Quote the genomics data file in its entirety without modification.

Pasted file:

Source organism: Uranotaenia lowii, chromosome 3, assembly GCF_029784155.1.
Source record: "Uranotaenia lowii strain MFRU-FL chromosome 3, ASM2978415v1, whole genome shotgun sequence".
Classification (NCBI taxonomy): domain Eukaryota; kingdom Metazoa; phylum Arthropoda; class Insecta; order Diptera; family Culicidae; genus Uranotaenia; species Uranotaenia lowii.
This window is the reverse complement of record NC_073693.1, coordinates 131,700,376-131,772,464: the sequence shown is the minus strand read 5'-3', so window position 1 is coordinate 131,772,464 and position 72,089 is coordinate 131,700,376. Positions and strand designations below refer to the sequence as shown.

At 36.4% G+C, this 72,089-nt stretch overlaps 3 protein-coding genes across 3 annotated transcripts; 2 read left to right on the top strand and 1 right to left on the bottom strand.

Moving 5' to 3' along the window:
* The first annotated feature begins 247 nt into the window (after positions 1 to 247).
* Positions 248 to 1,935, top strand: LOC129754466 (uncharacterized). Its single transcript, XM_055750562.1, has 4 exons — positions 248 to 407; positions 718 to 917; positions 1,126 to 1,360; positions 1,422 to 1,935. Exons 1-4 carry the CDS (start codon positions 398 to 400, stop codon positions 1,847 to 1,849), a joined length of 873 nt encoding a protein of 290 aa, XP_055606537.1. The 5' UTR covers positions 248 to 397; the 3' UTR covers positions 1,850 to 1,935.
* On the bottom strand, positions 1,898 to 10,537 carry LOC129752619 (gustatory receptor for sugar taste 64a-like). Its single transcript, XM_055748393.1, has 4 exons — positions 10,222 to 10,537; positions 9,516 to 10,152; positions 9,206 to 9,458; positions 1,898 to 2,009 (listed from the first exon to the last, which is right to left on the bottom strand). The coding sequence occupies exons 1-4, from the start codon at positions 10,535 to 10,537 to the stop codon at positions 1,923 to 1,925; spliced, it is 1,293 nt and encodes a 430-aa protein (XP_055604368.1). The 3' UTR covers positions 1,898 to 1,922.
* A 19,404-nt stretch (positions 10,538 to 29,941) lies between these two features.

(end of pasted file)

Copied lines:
Source organism: Uranotaenia lowii, chromosome 3, assembly GCF_029784155.1.
Source record: "Uranotaenia lowii strain MFRU-FL chromosome 3, ASM2978415v1, whole genome shotgun sequence".
Classification (NCBI taxonomy): domain Eukaryota; kingdom Metazoa; phylum Arthropoda; class Insecta; order Diptera; family Culicidae; genus Uranotaenia; species Uranotaenia lowii.
This window is the reverse complement of record NC_073693.1, coordinates 131,700,376-131,772,464: the sequence shown is the minus strand read 5'-3', so window position 1 is coordinate 131,772,464 and position 72,089 is coordinate 131,700,376. Positions and strand designations below refer to the sequence as shown.

At 36.4% G+C, this 72,089-nt stretch overlaps 3 protein-coding genes across 3 annotated transcripts; 2 read left to right on the top strand and 1 right to left on the bottom strand.

Moving 5' to 3' along the window:
* The first annotated feature begins 247 nt into the window (after positions 1 to 247).
* Positions 248 to 1,935, top strand: LOC129754466 (uncharacterized). Its single transcript, XM_055750562.1, has 4 exons — positions 248 to 407; positions 718 to 917; positions 1,126 to 1,360; positions 1,422 to 1,935. Exons 1-4 carry the CDS (start codon positions 398 to 400, stop codon positions 1,847 to 1,849), a joined length of 873 nt encoding a protein of 290 aa, XP_055606537.1. The 5' UTR covers positions 248 to 397; the 3' UTR covers positions 1,850 to 1,935.
* On the bottom strand, positions 1,898 to 10,537 carry LOC129752619 (gustatory receptor for sugar taste 64a-like). Its single transcript, XM_055748393.1, has 4 exons — positions 10,222 to 10,537; positions 9,516 to 10,152; positions 9,206 to 9,458; positions 1,898 to 2,009 (listed from the first exon to the last, which is right to left on the bottom strand). The coding sequence occupies exons 1-4, from the start codon at positions 10,535 to 10,537 to the stop codon at positions 1,923 to 1,925; spliced, it is 1,293 nt and encodes a 430-aa protein (XP_055604368.1). The 3' UTR covers positions 1,898 to 1,922.
* A 19,404-nt stretch (positions 10,538 to 29,941) lies between these two features.